Seeing the Bright Side | Shiva Shabani of WE ARE SONS + DAUGHTERS

Date

December 23, 2016
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If there’s one way to describe Sons + Daughters co-founder Shiva Shabani – she’s a ray of sunshine. I mean, it’s hard not to be when you’re designing the coolest kids’ eyewear out there, worn by the likes of Rihanna’s beloved Majesty and Beyoncé’s daughter, Blue Ivy. MISSBISH sat down with the creative and charismatic Shabani to get her two cents on balancing work and play, doing what you love and more.

Where are you from? Where have you lived? Where is home currently?
I currently live in Vancouver, B.C. Truly one of the most beautiful cities in the world. I consider Hong Kong my second home, and travel between New York and Paris often.

Tell us about Sons + Daughters.
It’s a brand that was created out of love and complete creativity – I wanted to design a product that carried imagination and innovation at its core.

What led you to start a kid’s eyewear company?
I don’t have any children yet, but I do love the abundance of creative energy kids have and wanted to explore it through Sons + Daughters. I was also always surprised that there are so many clever, beautiful options for adults, yet the kids’ selection was somewhat dismissed.

I decided to take on the challenge to design a product with care and integrity. I wanted it to meet the cleverness, playfulness, and seriousness of kids.

Sons + Daughters Eyewear is about celebrating ideas and creativity. And obviously, I’m Eyewear obsessed! The brand happens to be a byproduct of all these components.

What are some challenges you face as an entrepreneur?
Every year presents a new set of challenges. In the first year or two, it was balance! I became completely work obsessed – I still love every moment I spend with the brand, but have managed to find more structure within my work flow.

Also, recognizing that it’s okay to not know everything! The most important ingredient is to surround yourself with people that do know, and can do certain tasks better than you can.

Explain the process of conception to production for a single pair of glasses.
I co-concept with my business partner, Calvin Yu. We have a very symbiotic process within which we are both extremely creative and open to each other’s ideas – we truly create with zero ego. It’s my favourite part of the job. The production aspect is more logistics and timing.

How did living in Asia shift your worldview?
They say a Hong Kong second is a New York minute! So one, better hustle. It taught me precisely this; to hustle! I also learned the power of networking in Hong Kong. It’s such an incredible place to meet and learn from everyone around you with a worldly perspective.

Hong Kong is very unique in a sense that it’s transient with a very diverse group of people. I think of it as the edge of the world where all kinds of people pass through and are open to have a conversation with a stranger. I cherish this aspect of Hong Kong and travel back often to maintain my connection to the city.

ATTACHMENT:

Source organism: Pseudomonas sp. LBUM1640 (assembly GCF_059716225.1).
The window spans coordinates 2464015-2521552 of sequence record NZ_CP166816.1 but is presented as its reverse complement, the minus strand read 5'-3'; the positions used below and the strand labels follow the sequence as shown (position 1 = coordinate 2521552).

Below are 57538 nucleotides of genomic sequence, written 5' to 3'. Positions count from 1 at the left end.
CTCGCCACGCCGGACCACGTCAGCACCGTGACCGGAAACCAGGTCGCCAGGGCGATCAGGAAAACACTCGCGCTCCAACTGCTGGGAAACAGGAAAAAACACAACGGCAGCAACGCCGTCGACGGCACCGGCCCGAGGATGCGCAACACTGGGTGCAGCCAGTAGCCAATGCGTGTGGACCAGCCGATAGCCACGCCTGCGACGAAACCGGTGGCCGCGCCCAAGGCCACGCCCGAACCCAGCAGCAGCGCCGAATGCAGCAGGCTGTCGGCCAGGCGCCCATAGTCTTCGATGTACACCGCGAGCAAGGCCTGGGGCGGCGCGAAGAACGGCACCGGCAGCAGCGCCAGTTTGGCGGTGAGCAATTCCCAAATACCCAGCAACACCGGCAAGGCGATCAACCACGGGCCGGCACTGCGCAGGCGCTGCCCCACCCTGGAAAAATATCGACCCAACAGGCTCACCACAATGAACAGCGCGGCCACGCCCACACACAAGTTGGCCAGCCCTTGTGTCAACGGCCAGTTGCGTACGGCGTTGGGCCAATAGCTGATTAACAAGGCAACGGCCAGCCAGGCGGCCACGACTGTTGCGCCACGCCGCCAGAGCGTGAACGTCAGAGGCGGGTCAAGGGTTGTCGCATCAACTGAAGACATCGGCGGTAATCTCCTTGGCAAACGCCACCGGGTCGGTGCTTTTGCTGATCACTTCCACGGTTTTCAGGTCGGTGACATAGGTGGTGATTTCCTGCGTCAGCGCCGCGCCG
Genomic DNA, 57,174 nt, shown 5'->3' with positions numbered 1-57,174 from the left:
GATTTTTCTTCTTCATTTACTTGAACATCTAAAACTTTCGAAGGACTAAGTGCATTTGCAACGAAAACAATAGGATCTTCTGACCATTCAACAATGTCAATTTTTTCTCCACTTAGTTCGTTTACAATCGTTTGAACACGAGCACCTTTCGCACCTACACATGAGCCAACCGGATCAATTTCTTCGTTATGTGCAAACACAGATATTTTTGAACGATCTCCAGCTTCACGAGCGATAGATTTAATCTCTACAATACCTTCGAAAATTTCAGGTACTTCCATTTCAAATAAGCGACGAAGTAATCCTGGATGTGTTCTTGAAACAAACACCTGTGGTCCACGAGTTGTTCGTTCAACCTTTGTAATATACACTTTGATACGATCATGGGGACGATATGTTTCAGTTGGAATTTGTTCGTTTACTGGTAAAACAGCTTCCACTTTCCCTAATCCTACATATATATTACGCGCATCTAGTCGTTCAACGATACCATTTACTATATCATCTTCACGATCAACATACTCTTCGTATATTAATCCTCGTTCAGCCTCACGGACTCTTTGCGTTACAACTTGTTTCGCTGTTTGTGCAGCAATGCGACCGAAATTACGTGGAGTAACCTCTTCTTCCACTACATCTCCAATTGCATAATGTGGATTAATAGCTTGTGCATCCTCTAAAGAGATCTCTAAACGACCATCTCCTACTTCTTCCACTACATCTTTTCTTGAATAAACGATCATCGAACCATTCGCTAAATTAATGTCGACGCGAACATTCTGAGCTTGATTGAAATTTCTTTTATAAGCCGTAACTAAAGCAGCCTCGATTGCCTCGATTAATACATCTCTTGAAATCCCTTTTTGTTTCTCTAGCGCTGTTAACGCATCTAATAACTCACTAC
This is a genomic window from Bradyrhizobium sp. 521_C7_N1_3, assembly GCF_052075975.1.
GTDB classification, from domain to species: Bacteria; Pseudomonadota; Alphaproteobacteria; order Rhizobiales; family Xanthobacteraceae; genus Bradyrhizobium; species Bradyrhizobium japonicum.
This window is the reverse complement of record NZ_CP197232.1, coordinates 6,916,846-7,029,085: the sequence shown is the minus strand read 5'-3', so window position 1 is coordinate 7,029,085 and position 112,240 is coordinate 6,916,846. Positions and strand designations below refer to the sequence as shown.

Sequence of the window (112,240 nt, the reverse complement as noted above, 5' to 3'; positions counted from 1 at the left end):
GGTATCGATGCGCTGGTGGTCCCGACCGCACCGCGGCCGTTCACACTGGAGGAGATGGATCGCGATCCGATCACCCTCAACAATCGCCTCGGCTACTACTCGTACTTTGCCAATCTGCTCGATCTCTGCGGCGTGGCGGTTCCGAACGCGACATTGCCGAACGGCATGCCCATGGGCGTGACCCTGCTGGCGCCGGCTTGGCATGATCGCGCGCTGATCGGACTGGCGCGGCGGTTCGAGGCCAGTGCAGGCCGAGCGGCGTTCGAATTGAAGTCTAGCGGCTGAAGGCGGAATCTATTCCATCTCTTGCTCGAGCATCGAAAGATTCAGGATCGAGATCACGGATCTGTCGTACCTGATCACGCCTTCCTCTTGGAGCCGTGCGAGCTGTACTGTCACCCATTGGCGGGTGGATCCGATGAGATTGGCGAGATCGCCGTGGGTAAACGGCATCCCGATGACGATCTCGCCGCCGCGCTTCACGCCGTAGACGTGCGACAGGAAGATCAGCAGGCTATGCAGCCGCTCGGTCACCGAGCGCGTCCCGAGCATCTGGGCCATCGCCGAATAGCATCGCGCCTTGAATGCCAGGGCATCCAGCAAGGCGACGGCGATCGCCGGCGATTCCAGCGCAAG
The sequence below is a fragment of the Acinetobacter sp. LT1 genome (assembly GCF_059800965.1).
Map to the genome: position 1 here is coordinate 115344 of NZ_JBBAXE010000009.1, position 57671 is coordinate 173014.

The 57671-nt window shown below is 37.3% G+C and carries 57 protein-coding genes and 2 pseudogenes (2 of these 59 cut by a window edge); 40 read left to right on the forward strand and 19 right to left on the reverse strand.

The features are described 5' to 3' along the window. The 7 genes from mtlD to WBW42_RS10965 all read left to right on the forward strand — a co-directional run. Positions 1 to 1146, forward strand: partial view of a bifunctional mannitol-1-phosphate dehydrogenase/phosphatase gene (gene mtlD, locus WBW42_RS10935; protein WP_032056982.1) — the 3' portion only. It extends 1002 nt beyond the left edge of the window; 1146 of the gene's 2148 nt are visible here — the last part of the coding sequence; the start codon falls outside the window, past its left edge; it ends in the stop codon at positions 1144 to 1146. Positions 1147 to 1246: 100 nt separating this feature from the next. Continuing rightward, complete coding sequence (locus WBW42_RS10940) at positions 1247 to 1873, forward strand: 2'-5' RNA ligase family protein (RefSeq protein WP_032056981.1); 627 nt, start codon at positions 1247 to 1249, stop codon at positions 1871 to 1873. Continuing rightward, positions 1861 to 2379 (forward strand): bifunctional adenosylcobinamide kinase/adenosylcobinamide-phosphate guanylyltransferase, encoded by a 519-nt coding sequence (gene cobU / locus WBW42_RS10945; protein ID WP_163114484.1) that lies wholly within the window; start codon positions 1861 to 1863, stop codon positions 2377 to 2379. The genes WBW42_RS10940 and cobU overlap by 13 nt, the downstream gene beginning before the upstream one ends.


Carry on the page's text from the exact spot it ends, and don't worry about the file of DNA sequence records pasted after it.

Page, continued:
What are some parallels between Vancouver and Hong Kong? How do you find balance?
The cities are tightly knit in terms of people, business, and culture. Having said that, Vancouver is extremely laid back and is highly desirable on a global scale. But that also means that it is often the place where people splurge in its beauty, rather than get down to business.

I love it here, but I need to make sure to visit Hong Kong regularly to re-connect to its energy, and to remind myself that I need to move at its speed to keep up!


“Keep evolving through innovation and keep pushing boundaries within the sector and beyond.”


What is the eyewear industry like for young, creative women?
It’s a balance – in some cases, I find the industry to be extremely supportive and encouraging. Children’s eyewear is a largely untapped market, so I spend a lot of time educating and explaining to manufacturers, distributors, retailers, etc. exactly what it is we are looking to achieve.

In other cases, I have to fight to be taken seriously for people to take action when necessary. It’s a remarkably small industry, with a few powerhouses who control the vast majority of the market. There’s also a handful of independents doing great work and carving out a place in the market.

In your experience, how is the optical world changing, if at all?
I think the whole world of retail and fashion is in constant change. The consumers are incredibly clever and well equipped with a world of information at their fingertips, which makes it easier for brands such as Sons + Daughters to attract like-minded consumers.

The optical world has never taken the kids’ sector seriously enough. I mean, as far as attention to design, detail, and quality goes. I hope we are making a lasting contribution to the evolution of kids’ eyewear.

What are your goals for your brand?
Longevity! To keep evolving through innovation and to keep pushing boundaries within the sector and beyond.

How do you relieve stress?
To be completely honest, I love my wine and long drives. Of course, exercise is essential too!

Is fitness a part of your life? If so, how often do you exercise and in what form?
I was a gymnast for 7 years, so training has been a big part of my routine since. I like to switch it up a bit, throwing in a bit of yoga, spin, and Tight Club sessions in the mix.

Three hidden gems in Vancouver.
1. Le Faux Bourgeois
2. Cafe Galleria
3. Milano Coffee

What does MISSBISH mean to you?
To be gentle, yet strong in delivery. And to keep persistent in our pursuits!

Photos by: Ian Lanterman

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